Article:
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Romney renews drive to overhaul Pike

Seeks to curb powers of authority chairman

Governor Mitt Romney is reviving his campaign to dilute the powers of Massachusetts Turnpike Authority chairman Matthew Amorello, but this time Amorello's legislative allies are ready to make changes in light of the chairman's recent missteps.

 

Romney wants to overhaul the Turnpike Authority, reduce its functions, and diminish Amorello's clout. The governor's aides say he plans to include the reorganization in the budget proposal he will present to the House next month.

The administration's proposal was designed to reap $190 million in one-time savings and to generate $23 million a year, offering badly needed revenue to leaders in the Legislature who are once again facing a major budget deficit. Lawmakers rebuffed a similar proposal from Romney earlier this year, but now Amorello has weathered a year of controversy that was capped off by Amorello's plans to throw a lavish party, with a Boston Pops performance, to celebrate the opening of the last significant section of the Big Dig. Amorello was forced to call off the event late last week, but some of his one-time allies at the highest levels of the legislative leadership are quietly distancing themselves from the Turnpike Authority chairman, who has a $205,000-a-year contract until his term expires in 2007.

Amorello, a former state senator who draws his political strength from his former colleagues, declined to comment.

But those former colleagues were not rushing to his defense this week. One Democratic senator, speaking on condition of anonymity, said Amorello was quickly becoming "the new Billy Bulger," referring to the former University of Massachusetts president whom Romney targeted as a symbol of political cronyism. Bulger, facing pressures from Romney and others, resigned last summer.

"I don't think last week was a good week for Matt Amorello," said state Senator Steven A. Baddour, a Democrat from Methuen and Senate chairman of the Joint Committee on Transportation. "But we have moved on. The event was canceled, and we will be looking at the merits of the proposals."

The Senate's assistant majority leader, Robert A. Havern, a Democrat from Arlington, was more blunt, although he stopped short of naming Amorello. "There's no more sacred cows," Havern said. "There's no money, and this is a great opportunity to make transportation work for the public, and that means some big shake-ups."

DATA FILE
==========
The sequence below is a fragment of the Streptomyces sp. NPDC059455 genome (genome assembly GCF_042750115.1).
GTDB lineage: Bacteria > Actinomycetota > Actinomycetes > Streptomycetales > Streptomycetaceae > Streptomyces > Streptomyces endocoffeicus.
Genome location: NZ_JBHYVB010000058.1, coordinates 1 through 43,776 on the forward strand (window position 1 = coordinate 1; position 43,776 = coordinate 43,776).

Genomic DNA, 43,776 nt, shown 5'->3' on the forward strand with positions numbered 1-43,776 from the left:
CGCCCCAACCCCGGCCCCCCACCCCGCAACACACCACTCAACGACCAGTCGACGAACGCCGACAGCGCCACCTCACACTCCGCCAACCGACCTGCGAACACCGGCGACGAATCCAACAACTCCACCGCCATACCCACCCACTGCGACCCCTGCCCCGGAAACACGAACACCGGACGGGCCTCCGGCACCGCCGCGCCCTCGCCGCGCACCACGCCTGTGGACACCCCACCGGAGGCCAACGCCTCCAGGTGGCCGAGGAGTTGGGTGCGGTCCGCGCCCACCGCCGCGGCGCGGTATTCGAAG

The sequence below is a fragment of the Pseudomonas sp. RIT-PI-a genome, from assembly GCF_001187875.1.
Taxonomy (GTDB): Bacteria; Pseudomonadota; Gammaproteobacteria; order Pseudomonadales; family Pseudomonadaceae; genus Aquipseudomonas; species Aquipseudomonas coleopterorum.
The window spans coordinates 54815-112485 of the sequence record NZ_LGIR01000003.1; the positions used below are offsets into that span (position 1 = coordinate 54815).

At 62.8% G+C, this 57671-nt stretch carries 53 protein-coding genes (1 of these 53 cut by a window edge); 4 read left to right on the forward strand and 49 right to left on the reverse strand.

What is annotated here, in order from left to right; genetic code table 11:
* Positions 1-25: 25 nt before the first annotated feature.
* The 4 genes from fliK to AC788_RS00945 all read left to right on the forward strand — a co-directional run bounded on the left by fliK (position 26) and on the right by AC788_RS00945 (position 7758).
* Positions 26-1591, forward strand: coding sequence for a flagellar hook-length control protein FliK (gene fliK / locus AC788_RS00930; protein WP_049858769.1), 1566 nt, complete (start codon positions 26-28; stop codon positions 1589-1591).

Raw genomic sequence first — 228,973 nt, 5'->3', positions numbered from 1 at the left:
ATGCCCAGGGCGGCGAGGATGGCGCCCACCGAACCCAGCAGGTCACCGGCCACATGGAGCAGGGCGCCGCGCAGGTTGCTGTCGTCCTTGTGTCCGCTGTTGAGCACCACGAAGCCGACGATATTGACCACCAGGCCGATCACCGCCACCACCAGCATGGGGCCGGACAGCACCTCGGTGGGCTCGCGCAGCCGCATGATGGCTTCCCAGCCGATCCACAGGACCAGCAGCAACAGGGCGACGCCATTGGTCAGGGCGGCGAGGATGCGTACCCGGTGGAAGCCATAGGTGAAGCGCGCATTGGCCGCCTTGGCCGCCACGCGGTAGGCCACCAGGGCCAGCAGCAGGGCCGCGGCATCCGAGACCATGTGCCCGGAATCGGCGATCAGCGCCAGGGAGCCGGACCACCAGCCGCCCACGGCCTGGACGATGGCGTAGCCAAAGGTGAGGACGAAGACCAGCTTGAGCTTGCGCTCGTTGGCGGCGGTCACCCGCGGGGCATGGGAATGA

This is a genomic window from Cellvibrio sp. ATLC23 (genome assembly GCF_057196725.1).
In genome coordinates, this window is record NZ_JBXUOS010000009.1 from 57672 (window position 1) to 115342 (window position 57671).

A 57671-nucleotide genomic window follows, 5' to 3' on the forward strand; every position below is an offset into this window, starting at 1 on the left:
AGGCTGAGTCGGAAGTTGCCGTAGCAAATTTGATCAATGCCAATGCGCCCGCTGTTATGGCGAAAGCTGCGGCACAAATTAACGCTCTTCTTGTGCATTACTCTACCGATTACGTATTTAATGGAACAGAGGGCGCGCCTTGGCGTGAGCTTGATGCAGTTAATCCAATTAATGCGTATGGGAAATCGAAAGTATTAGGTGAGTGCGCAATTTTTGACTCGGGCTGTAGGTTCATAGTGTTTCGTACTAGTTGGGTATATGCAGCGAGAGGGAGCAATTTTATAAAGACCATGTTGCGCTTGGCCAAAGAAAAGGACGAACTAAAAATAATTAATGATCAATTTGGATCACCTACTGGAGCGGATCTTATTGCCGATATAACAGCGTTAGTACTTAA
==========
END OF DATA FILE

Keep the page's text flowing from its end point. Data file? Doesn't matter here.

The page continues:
Baddour and other Senate leaders are developing plans for sweeping changes in the state's bureaucracy that one top lieutenant to Senate President Robert E. Travaglini said will centralize control of transportation authorities and agencies in the governor's hands. Havern's comments are relevant because his boss, Travaglini, has in the past been a strong defender of Amorello. One of the Senate president's closest advisers as well as friend is James A. Aloisi Jr., a Boston lawyer who has a lucrative bond practice with the Turnpike Authority and is a close ally of Amorello.

Although the details are still being worked out, the main feature of Romney's original turnpike plan, the merger of the Turnpike Authority with the state Highway Department, remains the centerpiece. The reorganization plan would put Amorello under the direct control of the governor, through the secretary of transportation.

Still under discussion is whether to add, as the original proposal did, as many as four gubernatorial appointments to the five-member board, giving Romney a dominating role and sharply diminishing Amorello's ability to control what is left of the agency. Amorello would still oversee the Big Dig, which is scheduled to be completed in just over a year.

In an interview with the Globe this week, Romney confirmed he would offer a merger of the two agencies, but keep Amorello on the job at least until his contract expires.

"I think the federal government expects federal dollars to flow to transportation agencies that are accountable to elected officials," Romney said.

He also criticized Amorello's canceled Big Dig party, calling it a "symbol of excess."

"I was delighted that that was shut down," the governor said. "At some point, you say enough already, enough self-congratulations and let's get the job done and stop worrying about the photo shots and cutting the ribbons."

The Big Dig party, even though most of the expenses were to be picked up by Citizens Bank, a turnpike contractor, drew sharp criticism from Romney, House Speaker Thomas M. Finneran, and Senate Ways and Means chairwoman Therese M. Murray, and others. It also generated considerable ridicule in the media.

"This underscores the need for the accountability that the governor's plan would provide," said Eric Fehrnstrom, Romney's director of communications, referring to the canceled celebration.

"We believe the best way to do that is to make the authority and its chairman answer directly to the governor," he said.

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